Sean is a mental health blogger who focuses primarily on anxiety and how to cope with it. Project Energise has guides, coping skills, and even mindful coloring sheets to download. Sean’s journey with anxiety started as a child; he describes being constantly worried his parents would die and would be distraught when they dropped him off at school.
This progressively got worse as he got older. College was a minefield for his anxiety; he struggled with finding purpose for months before finally having a panic attack. The experience made him realize how much he needed help. He started Project Energise to not only document his story, but share with others the lessons he’s learned.
12. Mental Health @ Home
Mental Health @ Home is written by former mental health nurse and pharmacist Ashley L. Peterson, who also struggles with treatment-resistant major depressive disorder. She uses her blog to showcase an honest, no-nonsense look at chronic mental illness. “It’s important to me that this blog is a safe space both for myself and for those who visit it, regardless of disability, gender, race, or any other characteristic,” she writes.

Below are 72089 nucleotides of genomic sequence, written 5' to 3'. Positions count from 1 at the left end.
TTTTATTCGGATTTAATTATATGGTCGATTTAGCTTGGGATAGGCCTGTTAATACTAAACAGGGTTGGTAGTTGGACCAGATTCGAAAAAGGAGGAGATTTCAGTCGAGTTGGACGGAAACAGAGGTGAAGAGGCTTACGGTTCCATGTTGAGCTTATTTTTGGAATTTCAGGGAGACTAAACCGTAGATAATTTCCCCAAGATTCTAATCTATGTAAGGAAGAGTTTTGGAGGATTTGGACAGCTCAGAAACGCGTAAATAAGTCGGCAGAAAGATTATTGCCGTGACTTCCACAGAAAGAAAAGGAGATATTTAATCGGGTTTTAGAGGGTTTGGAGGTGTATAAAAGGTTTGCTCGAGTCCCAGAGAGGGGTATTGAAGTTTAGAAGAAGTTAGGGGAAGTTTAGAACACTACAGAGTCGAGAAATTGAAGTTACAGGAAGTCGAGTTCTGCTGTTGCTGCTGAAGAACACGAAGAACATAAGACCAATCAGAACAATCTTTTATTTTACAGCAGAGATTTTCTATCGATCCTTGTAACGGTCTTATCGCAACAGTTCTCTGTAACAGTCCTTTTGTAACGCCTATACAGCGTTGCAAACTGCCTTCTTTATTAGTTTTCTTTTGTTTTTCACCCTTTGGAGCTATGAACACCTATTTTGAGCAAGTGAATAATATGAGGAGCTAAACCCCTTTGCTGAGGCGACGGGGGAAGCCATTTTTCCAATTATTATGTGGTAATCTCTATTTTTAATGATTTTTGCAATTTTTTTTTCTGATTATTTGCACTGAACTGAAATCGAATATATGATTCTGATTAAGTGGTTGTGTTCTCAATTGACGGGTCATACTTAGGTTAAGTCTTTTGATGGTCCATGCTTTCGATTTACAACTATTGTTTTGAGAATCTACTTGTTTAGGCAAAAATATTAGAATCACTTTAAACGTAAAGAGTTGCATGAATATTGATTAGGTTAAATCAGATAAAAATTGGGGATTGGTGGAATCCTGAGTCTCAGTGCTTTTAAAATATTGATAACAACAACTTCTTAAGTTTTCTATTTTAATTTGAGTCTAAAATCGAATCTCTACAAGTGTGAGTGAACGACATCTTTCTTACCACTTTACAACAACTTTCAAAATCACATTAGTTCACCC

13. Hilary Jacobs Hendel
Hendel is a psychotherapist and author of “It’s Not Always Depression,” so you know her blog is full of practical and nurturing advice to get you through your mental illness. Hendel specifically works a lot of what she calls a “Change Triangle,” a map to finding your true self by acknowledging all your emotions.
Topics range from how to get a good cry when you know you need it to learn how to live with grief. Her recent post on loneliness feels particularly relevant right now: “Loneliness, like all feelings, is not static nor stuck, even though it might feel that way. Resist any self-defeating thoughts emanating from your loneliness that might dictate your next move. Like a good parent would do, validate your loneliness, give yourself compassion, and force yourself to do one small thing today that connects you to the world. Your future self will appreciate it.”